The second movement shows us what we fear so much: Death. Words are needless. It is nothingness, our fear of the loss of self. There is no solace, only pain, a pain that sweeps us away. An initial motif (c.1) gives unity to this funeral march. As a ghost, section b appears (c.11), the anguish of the damned souls. The initial movement is recapitulated (c.20), but now with falling tones that increase pain. The middle section of this funeral march (c.30) is just that, a funeral march in C minor. The procession of souls receiving death, a parade towards the hill of souls. They are headed for eternal rest. But not all; some souls have not found solace yet. Now they fight in a combat in which pain prevails over that parade that marches on in a pianissimo (c.42), now in B flat minor, keeping a defying harmonic pedal that fills with painful sounds  the peaceful and unshakeable journey of these souls heading for their end. With piano bass tones epilogue remarks the mounting unrest of this march; pain seems to prevail. Piercing and powerful final piano movement.

The leading role of the piano in the second movement raises, now in B flat major, the salvation message offered by the second quote from the chosen epistle. Three well drawn planes in these first bars. Deep basses without evolution, movements in the high tones and a stressless, peceful melody. There follows a clarinet solo (c.6) that forwards a gracious, legatissima phrase. Cello, viola, violin and finally clarinet repeat the melody while the soloist voices sing the beginning of the epistolar sentence “veniet iterum qui nos in lucem reponat dies…” Cords retake now the phrase with which the piano started the final movement (c.16). Some complaintive notes sparkle what was at first a moment of serenity ; rising and falling intervals of second sow with complaint even this moment of peace. For a third time, the piano repeats the idea of acceptancy, coexistenece of the celestial and the call of the depths, with a gracious melody. Above the melody, long notes; voices repeat the quoted epistolar sentence; the restlessness of clarinet and violin provides a state of almost complete illumination and then music stops (c.27). An epistolar superclimax is reached, with the return of the Word sung by the baritone who, as a Messiah announces, supported by cello and piano pedals, that Light, which so many had avoided, will come back to our lost memory. Ecstasy found in (c.21) is repeated; joyfulness is finally reached. The moment is come to recapitulate the Octet’s initial doubt (c.42). A recapitulation of our fear of nothingness which sounds while the clarinet plays the messianic healing melody. Beginning and end. Life and death. True climax of the piece. After this, there is onlythe slow extinction, slow and peaceful death that, as a fugato, keeps repeating the musical phrase that allows to die, to close the eyes, waiting for that promised Light.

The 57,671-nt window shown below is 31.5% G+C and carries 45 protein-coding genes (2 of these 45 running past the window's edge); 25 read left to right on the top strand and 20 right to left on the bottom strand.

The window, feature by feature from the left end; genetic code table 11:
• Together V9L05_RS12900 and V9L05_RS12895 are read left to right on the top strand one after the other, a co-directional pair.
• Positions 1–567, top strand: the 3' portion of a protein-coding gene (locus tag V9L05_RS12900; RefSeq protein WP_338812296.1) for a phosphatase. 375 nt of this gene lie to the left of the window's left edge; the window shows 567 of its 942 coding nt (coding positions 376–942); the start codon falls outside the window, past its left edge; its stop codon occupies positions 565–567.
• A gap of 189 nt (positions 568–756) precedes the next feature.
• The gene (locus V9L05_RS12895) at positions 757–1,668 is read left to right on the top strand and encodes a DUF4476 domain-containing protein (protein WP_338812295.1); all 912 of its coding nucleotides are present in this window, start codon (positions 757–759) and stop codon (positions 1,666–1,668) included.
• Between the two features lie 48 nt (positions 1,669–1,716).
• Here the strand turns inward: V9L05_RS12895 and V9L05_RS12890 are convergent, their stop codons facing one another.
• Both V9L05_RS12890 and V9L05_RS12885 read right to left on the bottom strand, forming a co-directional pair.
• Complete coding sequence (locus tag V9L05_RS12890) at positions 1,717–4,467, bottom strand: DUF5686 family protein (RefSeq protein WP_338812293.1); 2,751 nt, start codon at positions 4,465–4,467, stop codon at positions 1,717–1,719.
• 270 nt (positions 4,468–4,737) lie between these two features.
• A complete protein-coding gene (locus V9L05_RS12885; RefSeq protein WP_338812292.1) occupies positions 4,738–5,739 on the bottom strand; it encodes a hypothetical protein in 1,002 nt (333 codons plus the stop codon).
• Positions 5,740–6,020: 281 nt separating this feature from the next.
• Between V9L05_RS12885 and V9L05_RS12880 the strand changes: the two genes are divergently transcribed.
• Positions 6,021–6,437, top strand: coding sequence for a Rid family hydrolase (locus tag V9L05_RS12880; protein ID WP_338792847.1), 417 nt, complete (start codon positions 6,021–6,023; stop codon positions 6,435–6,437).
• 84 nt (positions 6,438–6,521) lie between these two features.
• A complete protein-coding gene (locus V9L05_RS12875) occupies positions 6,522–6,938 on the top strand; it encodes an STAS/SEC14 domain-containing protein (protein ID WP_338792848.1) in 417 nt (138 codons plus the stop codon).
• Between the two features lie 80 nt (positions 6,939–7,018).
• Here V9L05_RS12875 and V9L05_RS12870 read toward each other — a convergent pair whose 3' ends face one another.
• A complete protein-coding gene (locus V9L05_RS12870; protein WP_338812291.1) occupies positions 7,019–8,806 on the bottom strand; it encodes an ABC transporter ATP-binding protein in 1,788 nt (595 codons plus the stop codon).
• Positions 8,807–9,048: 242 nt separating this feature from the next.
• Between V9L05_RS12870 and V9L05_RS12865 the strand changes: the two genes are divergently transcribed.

Work dedicated to S. 31

I. Adagio "Et mors quam pertimescimus ac recusamus intermittit vitam..." II. Marcia funebre III. Largo "Veniet iterum qui nos in lucem reponat dies, ..."